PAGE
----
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Net Leasing Holds Steady Year-To-Date; Explodes In Warehouse Sector
By Judith Bachman
While the pandemic upended many things, one thing remains constant: landlords prefer ‘net leasing’ to any other lease terms. Even the pandemic didn’t change that.
A net lease, as opposed to a gross lease, is one in which the tenant pays both rent and some of the expenses associated with the property. There are three types of net leases: single, double and triple net leases. In a single net lease, the tenant pays base rent plus property taxes. In a double net lease, the renter pays property taxes and insurance premiums, in addition to the base rent. A triple net lease includes property taxes, insurance, and maintenance costs and obligations, in addition to the base rent.
In each one of these net lease arrangements, the landlord can shift both costs and responsibilities to the tenant. To the extent a property owner hopes to achieve truly passive investing status, net leasing is the pathway to do that.
Of course, net leasing has its draw backs as well. First, rents are generally lower with net leases than gross leases—the more expenses a tenant has to bear, the lower the base rent a landlord can charge. With lower base rents, that might affect the landlord’s ability to finance the property.
Additionally, in a net lease the landlord is depending heavily on the tenant’s prospects for success and its ability to pay both the rent and the property expenses. That is why many landlords will only entertain national or so-called credit worthy tenants for triple net lease properties.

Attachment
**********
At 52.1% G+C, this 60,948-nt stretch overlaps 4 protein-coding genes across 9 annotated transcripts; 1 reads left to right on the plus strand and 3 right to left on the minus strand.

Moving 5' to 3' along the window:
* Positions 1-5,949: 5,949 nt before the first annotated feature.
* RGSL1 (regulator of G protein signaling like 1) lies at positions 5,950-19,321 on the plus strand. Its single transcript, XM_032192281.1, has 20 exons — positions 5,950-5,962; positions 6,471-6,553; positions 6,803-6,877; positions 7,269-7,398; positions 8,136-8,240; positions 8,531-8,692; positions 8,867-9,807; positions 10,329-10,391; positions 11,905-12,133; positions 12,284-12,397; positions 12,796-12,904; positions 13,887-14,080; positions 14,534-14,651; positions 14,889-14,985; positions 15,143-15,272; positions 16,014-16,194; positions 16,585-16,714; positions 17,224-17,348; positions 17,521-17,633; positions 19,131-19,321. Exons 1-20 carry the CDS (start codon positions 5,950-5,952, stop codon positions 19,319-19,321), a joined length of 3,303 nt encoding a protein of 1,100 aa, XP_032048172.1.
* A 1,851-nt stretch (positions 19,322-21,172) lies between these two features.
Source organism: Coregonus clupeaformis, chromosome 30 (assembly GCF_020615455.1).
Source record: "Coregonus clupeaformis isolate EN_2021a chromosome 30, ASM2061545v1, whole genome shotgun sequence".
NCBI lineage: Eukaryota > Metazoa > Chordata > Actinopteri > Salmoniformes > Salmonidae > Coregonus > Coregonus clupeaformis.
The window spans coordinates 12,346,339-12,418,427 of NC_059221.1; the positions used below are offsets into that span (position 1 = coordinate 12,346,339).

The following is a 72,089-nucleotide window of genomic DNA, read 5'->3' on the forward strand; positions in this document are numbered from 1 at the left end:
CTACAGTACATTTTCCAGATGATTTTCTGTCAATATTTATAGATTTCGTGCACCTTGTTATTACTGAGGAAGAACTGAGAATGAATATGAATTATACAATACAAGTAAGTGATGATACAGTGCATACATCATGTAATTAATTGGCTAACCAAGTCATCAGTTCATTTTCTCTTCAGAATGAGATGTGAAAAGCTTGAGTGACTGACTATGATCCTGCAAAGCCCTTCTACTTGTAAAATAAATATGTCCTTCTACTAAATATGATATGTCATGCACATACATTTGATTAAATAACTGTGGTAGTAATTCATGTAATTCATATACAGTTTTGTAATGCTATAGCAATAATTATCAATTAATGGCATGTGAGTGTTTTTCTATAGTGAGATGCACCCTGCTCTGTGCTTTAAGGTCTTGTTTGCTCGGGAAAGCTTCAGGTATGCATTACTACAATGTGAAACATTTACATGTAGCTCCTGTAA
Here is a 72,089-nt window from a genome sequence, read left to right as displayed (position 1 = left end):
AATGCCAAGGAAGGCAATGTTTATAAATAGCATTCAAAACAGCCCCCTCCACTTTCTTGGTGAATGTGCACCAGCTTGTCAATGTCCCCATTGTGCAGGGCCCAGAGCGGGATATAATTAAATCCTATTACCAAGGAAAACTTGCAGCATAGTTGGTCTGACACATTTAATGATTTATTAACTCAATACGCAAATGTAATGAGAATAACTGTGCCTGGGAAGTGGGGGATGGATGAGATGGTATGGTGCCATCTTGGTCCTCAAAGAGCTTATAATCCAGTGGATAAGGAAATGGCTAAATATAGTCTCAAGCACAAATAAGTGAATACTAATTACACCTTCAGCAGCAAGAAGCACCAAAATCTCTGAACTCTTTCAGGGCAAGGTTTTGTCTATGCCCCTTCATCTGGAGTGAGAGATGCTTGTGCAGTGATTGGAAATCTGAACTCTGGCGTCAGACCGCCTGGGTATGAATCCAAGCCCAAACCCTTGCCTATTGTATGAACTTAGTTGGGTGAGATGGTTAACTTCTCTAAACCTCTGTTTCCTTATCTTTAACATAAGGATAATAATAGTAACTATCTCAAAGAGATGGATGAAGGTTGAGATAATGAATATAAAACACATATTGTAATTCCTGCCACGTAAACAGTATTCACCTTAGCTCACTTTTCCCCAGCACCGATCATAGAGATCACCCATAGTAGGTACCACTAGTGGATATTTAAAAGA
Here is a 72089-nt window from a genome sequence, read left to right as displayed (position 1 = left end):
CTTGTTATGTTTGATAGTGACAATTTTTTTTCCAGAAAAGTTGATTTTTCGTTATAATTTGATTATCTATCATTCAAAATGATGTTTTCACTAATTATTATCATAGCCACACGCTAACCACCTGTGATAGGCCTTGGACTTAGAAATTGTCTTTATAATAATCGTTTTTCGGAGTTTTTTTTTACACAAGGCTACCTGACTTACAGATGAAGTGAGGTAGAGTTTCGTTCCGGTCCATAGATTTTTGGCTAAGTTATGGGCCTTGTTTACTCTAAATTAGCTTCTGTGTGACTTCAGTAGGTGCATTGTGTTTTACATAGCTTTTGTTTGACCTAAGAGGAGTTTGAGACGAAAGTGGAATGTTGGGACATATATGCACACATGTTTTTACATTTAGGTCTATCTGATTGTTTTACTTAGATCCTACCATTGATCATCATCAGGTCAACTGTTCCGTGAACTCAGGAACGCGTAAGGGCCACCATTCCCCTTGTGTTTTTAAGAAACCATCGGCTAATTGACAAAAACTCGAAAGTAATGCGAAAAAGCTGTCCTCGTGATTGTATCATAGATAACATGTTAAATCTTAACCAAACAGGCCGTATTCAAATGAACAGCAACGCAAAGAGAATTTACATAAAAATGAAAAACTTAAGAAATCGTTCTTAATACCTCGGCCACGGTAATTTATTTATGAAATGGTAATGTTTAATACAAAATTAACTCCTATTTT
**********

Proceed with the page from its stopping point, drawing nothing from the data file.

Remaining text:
With all the considerations, net leasing remains strong through the COVID crisis.
“Much like the global financial crisis trend we experienced over a decade ago, net-lease properties continue to attract interest during this downturn as investors seek long-term dependable cash flows,” Will Pike, vice chairman of net lease properties for capital markets at CBRE said.
In a recently released by CBRE, the volume of net leasing transactions in the New York market ($319 million) was exactly the same when comparing the first quarters of 2020 and 2021. Unsurprisingly, the biggest increase in net leasing activity in New York through the pandemic was in the industrial/warehouse sector, which rose a whopping 193 percent.
As attractive net leasing is to landlords, it holds appeal for tenants as well. Net lease properties often allow tenants full control over the building. Tenants can often build out the space to their specifications. They can maintain the property at cost and often avoid property management fees and overhead charged by landlords. And again, base rents are lower so the property may be more affordable than in a gross lease arrangement.
Judith Bachman is the founder and principal of The Bachman Law Firm PLLC in New City. email@example.com 845-639-3210, thebachmanlawfirm.com